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Charlie Wood, "How Ancient Light Reveals the Universe's Contents", Abstractions Blog, Quanta Magazine, January 28, 2020, https://www.quantamagazine.org/how-the-cosmic-microwave-background-reveals-the-universes-contents-20200128/

A photograph of the infant cosmos reveals the precise amounts of dark matter and dark energy in the universe, leaving precious little room for argument.

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Smaller blobs reveal the cosmos’s composition. Their sizes, and how thick or thin they became, depended on the ingredients of the liquid, much as clam chowder splashes differently than chicken soup. In the primordial fluid, dark matter felt the pull of gravity, but not the electromagnetic push from light rays. Normal matter responded to both. Tesla Jeltema, a cosmologist at the University of California, Santa Cruz, explained that researchers can distinguish these two fluid components by comparing the intensity with which blobs of different sizes sloshed inward and outward — the relative heights of the peaks in the power spectrum.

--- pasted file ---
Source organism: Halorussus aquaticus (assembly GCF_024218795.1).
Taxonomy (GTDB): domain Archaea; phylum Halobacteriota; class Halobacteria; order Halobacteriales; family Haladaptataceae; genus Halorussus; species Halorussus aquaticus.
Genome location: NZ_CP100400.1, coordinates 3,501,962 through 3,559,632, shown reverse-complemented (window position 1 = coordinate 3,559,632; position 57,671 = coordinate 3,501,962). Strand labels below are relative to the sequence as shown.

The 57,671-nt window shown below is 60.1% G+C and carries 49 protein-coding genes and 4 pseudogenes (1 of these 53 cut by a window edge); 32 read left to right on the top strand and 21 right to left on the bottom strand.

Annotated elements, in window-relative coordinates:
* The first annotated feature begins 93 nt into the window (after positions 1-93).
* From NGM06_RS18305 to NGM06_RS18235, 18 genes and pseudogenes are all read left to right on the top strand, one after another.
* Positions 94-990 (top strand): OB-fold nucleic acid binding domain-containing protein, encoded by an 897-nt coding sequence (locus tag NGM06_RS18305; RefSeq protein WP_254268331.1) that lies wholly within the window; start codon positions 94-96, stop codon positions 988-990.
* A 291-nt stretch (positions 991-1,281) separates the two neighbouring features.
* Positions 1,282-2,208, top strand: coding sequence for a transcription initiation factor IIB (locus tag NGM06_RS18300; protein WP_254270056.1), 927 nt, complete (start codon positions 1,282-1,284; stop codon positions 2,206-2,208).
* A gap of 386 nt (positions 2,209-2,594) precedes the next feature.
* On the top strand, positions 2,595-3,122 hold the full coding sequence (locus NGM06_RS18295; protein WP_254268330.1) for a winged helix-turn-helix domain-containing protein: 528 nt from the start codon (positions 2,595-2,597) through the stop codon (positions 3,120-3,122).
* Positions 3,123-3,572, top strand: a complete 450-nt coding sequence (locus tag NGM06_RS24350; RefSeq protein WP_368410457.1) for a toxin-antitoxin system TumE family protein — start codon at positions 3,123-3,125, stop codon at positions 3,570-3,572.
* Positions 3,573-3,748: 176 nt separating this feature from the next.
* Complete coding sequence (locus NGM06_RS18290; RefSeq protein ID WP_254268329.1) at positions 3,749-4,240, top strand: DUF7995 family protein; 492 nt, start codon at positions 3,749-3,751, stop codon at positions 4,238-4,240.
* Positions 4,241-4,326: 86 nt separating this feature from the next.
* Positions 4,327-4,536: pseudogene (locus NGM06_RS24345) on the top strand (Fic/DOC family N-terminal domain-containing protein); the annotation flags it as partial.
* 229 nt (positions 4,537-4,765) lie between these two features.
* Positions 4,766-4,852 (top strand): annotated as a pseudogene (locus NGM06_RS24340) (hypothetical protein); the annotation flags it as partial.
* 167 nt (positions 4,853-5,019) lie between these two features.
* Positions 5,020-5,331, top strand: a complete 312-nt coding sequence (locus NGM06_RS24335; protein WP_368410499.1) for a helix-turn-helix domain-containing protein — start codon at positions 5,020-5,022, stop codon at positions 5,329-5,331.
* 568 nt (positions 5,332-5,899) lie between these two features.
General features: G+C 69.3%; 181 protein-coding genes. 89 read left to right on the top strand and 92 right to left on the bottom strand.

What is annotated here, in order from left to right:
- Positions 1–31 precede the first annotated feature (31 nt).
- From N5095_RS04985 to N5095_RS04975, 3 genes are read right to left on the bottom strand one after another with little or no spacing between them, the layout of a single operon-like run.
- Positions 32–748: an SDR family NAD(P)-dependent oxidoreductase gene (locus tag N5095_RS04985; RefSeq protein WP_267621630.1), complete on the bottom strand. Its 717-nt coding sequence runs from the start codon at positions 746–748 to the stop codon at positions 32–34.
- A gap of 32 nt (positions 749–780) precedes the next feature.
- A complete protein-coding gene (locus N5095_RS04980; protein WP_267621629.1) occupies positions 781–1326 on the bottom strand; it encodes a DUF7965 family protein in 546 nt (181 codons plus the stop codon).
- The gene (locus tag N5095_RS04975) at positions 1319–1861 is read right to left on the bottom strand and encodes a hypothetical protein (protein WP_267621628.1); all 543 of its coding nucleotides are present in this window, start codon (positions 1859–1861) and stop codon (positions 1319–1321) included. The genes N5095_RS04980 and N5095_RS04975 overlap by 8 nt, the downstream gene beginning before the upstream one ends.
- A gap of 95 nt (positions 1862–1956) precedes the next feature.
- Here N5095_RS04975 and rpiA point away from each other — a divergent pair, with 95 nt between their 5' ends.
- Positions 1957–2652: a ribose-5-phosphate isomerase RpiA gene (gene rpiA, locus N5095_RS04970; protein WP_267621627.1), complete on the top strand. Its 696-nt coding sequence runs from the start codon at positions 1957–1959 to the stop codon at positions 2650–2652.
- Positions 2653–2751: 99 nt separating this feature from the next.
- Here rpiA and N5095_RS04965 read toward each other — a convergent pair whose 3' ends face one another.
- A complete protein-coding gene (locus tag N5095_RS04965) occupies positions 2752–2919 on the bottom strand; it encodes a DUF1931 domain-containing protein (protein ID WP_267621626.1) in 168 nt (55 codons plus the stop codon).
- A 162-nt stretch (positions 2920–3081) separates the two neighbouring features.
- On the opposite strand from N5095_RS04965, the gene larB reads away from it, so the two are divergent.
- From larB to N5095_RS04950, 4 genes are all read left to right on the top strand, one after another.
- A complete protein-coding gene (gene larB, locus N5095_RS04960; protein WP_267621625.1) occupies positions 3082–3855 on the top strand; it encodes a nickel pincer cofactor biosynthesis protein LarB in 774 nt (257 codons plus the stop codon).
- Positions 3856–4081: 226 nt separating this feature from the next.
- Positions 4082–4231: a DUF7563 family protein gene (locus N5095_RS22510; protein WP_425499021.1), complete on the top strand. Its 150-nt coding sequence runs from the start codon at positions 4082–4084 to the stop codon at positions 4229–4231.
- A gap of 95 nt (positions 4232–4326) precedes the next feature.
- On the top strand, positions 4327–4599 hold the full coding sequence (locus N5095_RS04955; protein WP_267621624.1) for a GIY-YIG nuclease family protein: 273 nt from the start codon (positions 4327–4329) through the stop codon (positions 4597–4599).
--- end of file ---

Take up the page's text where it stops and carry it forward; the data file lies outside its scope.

But wouldn't radiation pressure felt by 'normal' matter slow down its contraction, but then speed up its expansion, relative to dark matter clumping and expansion? So that the differences 'cancelled out', making it impossible to distinguish between dark-matter-created 'blobs' in the CMB and baryonic-matter-created ones?

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"But wouldn't radiation pressure felt by 'normal' matter slow down its contraction, but then speed up its expansion, relative to dark matter clumping and expansion?"

This question seems to ignore the following quote: "Tesla Jeltema, a cosmologist at the University of California, Santa Cruz, explained that researchers can distinguish these two fluid components by comparing the intensity with which blobs of different sizes sloshed inward and outward — the relative heights of the peaks in the power spectrum." The key phrase is: "blobs of different sizes sloshed inward and outward".

The question notes that there are differences in behavior, but ignored the pattern of back-and-forth repetition.

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